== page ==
- Investing in Diversity in TV Shows and Films
Streaming platform Netflix has announced a $100 million fund to advance diversity on screen and behind the camera. Over the next five years, the company will invest in external organizations with a strong track record of advancing the success of underrepresented communities in the TV and film industries as well as in bespoke in-company programmes designed to help Netflix identify, train and provide job placements for up-and-coming talent. The pledge comes after Netflix unveiled its first comprehensive study of diversity and inclusion in its film and series programming. (Source)
- Policy Recommendations for Secure Elections
Microsoft recently published a set of policy recommendations and suggested actions Governments can take to secure elections. These recommendations were made as part of Microsoft’s Defending Democracy Program and include increasing access to absentee voting and enabling curbside or portable voting solutions without being tied to a single polling place. The company also called on the election community to be part of the discussion on acceptable behaviour in cyberspace and join multi-stakeholder initiatives like the Paris Call for Trust and Security in Cyberspace. (Source)
- Target Gender Equality
Target Gender Equality is a UN Global Compact initiative supporting companies to set and meet ambitious targets for women’s representation and leadership. The initiative focuses on deepening implementation of the Women’s Empowerment Principles and strengthening contribution to Target 5.5 of Sustainable Development Goal 5, which calls for women’s full participation and equal opportunities for leadership, including in economic life, by 2030. (Source)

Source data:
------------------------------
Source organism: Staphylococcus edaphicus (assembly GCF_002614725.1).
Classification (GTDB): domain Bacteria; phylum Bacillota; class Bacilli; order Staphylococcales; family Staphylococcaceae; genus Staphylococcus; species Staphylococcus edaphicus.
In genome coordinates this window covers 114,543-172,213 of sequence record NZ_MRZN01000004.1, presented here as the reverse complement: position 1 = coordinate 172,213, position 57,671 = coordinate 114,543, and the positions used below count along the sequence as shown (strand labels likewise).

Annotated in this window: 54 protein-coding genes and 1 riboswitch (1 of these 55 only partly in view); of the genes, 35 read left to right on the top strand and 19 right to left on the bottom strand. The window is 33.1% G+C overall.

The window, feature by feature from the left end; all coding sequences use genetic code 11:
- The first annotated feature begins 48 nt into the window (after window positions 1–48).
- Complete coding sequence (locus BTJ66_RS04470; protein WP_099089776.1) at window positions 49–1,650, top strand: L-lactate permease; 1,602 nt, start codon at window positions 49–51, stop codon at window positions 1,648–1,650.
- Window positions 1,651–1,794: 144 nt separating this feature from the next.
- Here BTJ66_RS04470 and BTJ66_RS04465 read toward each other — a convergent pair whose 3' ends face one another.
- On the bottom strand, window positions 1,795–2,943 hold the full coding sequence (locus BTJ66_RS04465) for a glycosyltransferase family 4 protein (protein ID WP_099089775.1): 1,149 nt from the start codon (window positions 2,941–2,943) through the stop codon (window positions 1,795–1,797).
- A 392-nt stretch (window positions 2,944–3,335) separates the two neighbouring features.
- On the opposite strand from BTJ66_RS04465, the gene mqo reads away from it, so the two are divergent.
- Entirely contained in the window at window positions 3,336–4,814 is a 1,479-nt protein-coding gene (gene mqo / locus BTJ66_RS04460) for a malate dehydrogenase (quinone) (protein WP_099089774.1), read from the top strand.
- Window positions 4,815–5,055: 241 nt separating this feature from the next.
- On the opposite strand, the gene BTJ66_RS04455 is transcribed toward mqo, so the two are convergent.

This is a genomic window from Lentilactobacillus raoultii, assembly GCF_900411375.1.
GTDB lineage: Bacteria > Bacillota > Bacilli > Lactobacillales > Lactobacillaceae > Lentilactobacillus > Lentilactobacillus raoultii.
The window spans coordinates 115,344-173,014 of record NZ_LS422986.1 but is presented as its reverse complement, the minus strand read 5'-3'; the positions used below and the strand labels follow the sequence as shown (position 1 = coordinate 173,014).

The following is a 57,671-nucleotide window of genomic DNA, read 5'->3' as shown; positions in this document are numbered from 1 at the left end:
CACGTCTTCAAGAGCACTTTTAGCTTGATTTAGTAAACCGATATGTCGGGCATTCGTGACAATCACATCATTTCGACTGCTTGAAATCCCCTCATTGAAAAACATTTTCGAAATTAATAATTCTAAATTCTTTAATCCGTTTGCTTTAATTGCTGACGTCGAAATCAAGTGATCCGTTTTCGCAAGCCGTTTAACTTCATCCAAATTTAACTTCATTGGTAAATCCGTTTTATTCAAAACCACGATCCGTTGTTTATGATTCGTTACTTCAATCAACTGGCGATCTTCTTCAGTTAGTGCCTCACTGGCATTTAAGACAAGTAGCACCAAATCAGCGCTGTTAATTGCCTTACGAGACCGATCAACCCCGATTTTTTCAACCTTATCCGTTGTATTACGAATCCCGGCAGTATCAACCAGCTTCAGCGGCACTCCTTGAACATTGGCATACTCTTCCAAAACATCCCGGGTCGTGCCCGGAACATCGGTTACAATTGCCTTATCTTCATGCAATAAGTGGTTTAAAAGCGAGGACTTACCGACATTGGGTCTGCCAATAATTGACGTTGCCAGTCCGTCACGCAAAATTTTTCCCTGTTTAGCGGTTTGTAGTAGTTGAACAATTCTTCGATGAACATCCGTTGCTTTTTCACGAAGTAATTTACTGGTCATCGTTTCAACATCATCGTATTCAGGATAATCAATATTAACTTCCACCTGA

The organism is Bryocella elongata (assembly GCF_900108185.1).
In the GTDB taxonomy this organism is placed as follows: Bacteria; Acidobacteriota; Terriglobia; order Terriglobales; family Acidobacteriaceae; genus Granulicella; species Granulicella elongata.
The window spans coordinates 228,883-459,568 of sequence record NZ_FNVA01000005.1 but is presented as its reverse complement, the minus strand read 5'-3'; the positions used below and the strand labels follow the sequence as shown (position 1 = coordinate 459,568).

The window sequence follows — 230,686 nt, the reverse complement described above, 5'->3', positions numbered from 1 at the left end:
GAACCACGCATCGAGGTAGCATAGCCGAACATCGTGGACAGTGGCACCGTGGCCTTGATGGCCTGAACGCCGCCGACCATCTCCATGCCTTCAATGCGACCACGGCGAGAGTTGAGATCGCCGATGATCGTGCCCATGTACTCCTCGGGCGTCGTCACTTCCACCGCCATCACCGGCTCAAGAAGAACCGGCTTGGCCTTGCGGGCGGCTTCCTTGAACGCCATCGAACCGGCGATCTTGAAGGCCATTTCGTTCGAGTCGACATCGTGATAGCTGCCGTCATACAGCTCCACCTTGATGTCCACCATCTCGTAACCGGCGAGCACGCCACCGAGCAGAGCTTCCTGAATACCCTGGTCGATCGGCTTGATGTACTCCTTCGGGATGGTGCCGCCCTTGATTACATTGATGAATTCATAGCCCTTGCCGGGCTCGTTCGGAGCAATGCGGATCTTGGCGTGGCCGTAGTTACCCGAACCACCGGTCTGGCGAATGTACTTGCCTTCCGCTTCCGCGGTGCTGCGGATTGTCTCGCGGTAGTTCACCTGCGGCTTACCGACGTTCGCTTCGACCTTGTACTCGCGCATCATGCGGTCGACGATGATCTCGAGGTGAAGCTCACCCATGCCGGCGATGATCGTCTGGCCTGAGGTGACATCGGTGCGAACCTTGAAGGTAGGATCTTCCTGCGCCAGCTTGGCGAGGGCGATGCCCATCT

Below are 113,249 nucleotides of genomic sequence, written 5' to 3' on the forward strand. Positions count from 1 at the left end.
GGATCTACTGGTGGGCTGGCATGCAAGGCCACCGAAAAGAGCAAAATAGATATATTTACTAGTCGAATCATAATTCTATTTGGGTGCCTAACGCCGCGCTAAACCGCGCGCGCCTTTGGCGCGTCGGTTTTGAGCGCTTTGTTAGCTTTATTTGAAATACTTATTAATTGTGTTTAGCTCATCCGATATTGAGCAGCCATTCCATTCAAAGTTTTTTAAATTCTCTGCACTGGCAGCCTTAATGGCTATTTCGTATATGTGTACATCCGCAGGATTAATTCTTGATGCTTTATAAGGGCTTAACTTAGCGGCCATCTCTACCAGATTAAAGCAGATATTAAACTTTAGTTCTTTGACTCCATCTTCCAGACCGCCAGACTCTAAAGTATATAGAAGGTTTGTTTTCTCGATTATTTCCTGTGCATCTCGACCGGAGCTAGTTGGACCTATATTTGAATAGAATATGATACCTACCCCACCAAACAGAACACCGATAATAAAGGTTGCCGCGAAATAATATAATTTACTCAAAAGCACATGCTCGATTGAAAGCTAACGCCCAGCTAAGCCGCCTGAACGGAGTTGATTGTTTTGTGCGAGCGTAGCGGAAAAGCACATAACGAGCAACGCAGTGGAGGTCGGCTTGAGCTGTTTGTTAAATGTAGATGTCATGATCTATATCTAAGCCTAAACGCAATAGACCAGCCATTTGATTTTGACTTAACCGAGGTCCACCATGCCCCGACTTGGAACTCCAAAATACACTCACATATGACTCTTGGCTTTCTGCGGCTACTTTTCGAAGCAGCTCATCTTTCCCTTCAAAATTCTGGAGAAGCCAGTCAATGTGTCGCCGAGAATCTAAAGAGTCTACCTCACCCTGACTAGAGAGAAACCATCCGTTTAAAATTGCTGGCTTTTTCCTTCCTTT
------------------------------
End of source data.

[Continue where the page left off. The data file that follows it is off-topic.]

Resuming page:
- ‘Women on Par’ Project to Promote Women’s Political Participation
The Colombian gas company Gases de Occidente launched a network with local non-governmental organizations in the Valle del Cauca region to promote women’s political participation and gender-sensitive public policy. One result of the impact of armed conflict in this region is that only 13 per cent of people elected by popular vote are women. Since 2017, this network has trained more than 900 women in workshops, forums and events to empower them to run for office. In the 2019 local elections, this network succeeded in having the gubernatorial candidates sign on to a common platform for Youth, Women and Peace, and 31 women ran for elected office. (Source)
Some industries that could/should contribute to achieving Target 16.7
Responsive, inclusive, participatory and representative decision-making at all levels is inherently relevant to all industries and functions. All businesses should ensure that diverse ideas and opinions are reflected throughout the organization to deliver more sustainable and thoughtful outcomes and reflect the communities and markets they serve.
Some intersections with Target 16.7 and the Ten Principles, UNGPs and SDG16+
There are many synergies between Target 16.7 and the Ten Principles of the UN Global Compact; the SDGs, especially:
- Business Calls to Respect Free and Fair Elections